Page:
A psychology major who happens to also be “crazy” likely has greater insight into their problems. I believe that insight helps a person function better and thus makes them less crazy. It blows me away how little some non-psychology majors know about the problems they are suffering from. Knowledge is very beneficial.

A non-psychology major who I know was recently diagnosed with social anxiety. When I first met her, I assumed she already had been diagnosed with it, because it seemed obvious to me. Last semester she was struggling with her classes. A large part of the problem was her fear of talking in class for oral presentations (she’d skip class when she had one or put off doing the assignment) and she skipped appointments she made to talk to the professor for help because she’d get too anxious. Eventually she went to the school counseling center where she was diagnosed with social anxiety. She hadn’t had a clue there were treatment options for her problem and is now getting help.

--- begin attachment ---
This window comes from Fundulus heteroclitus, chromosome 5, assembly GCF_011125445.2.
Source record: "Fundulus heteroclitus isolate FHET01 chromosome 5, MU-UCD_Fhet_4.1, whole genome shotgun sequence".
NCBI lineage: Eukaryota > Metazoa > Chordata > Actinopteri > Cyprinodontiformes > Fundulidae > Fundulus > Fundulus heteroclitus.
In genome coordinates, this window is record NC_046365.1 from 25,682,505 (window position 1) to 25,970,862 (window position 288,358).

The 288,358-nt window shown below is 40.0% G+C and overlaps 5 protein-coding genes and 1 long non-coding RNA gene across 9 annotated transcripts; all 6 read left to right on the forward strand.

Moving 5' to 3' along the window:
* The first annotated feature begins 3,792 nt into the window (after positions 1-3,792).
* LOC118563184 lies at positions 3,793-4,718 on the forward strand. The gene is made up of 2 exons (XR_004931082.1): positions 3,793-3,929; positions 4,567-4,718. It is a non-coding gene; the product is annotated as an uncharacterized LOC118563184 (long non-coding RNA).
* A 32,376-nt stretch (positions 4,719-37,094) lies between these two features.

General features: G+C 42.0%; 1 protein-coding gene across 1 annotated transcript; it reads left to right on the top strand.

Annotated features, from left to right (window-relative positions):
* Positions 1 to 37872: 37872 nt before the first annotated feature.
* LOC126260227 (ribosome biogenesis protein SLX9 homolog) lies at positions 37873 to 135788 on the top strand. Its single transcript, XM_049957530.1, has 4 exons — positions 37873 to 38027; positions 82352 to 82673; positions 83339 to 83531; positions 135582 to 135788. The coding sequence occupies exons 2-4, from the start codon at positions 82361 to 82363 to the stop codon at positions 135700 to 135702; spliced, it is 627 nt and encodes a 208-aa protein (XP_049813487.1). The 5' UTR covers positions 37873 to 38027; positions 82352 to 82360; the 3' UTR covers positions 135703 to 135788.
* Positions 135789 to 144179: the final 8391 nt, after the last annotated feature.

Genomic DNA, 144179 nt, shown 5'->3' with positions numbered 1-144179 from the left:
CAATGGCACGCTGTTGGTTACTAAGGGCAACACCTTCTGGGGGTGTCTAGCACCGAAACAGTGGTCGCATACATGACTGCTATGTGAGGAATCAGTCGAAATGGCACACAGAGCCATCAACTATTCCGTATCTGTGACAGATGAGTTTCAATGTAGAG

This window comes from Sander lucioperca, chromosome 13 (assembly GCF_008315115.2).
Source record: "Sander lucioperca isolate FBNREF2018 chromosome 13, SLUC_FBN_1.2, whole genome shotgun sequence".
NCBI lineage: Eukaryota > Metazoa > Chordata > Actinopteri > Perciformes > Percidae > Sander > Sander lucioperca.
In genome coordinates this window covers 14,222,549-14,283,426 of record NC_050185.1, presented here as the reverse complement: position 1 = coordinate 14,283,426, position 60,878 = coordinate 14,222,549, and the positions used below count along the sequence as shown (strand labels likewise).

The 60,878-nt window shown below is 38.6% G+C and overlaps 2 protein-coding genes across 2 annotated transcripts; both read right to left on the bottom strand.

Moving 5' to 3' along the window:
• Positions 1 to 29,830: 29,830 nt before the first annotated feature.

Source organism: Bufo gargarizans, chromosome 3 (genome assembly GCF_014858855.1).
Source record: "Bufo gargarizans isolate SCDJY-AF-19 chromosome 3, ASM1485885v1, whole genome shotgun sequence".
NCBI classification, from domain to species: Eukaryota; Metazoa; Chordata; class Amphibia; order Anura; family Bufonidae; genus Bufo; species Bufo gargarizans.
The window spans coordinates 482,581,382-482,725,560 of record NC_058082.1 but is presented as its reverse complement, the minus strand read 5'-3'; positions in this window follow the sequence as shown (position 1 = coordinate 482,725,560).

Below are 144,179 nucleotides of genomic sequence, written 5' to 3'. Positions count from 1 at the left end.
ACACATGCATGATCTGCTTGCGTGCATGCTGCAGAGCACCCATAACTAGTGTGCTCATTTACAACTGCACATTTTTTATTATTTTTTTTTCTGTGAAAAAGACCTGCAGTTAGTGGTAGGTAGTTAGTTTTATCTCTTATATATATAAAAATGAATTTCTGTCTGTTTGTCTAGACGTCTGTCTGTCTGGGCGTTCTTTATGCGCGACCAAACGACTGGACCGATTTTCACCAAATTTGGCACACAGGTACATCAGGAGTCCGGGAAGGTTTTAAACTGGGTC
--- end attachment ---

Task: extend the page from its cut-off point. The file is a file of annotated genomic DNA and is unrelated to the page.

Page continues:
A psychology major might not have needed to wait so long to realize there were options available for help.

Hypothetically, if psychology majors are psychologically different from other majors this would pose a problem for some research being conducted at universities. Many psychology classes at colleges offer small amounts of extra credit for participating in one of the school’s research studies. While many psychological studies do have specific inclusion and exclusion criteria, often (at least at my school and others I have heard of) the ones available for extra credit are open to all. If psychology  students are “crazier” this could potentially be hurting the results of the study and making them less able to be generalized to the whole population.

In conclusion, I don’t have evidence to say whether or not psychology majors are crazier than the average college student. I just think those that are, are more aware of their personal crazy. This might cause them to be more vocal about it and maybe seem more crazy, but in the end the additional insight they have is able to help them.

What do you think?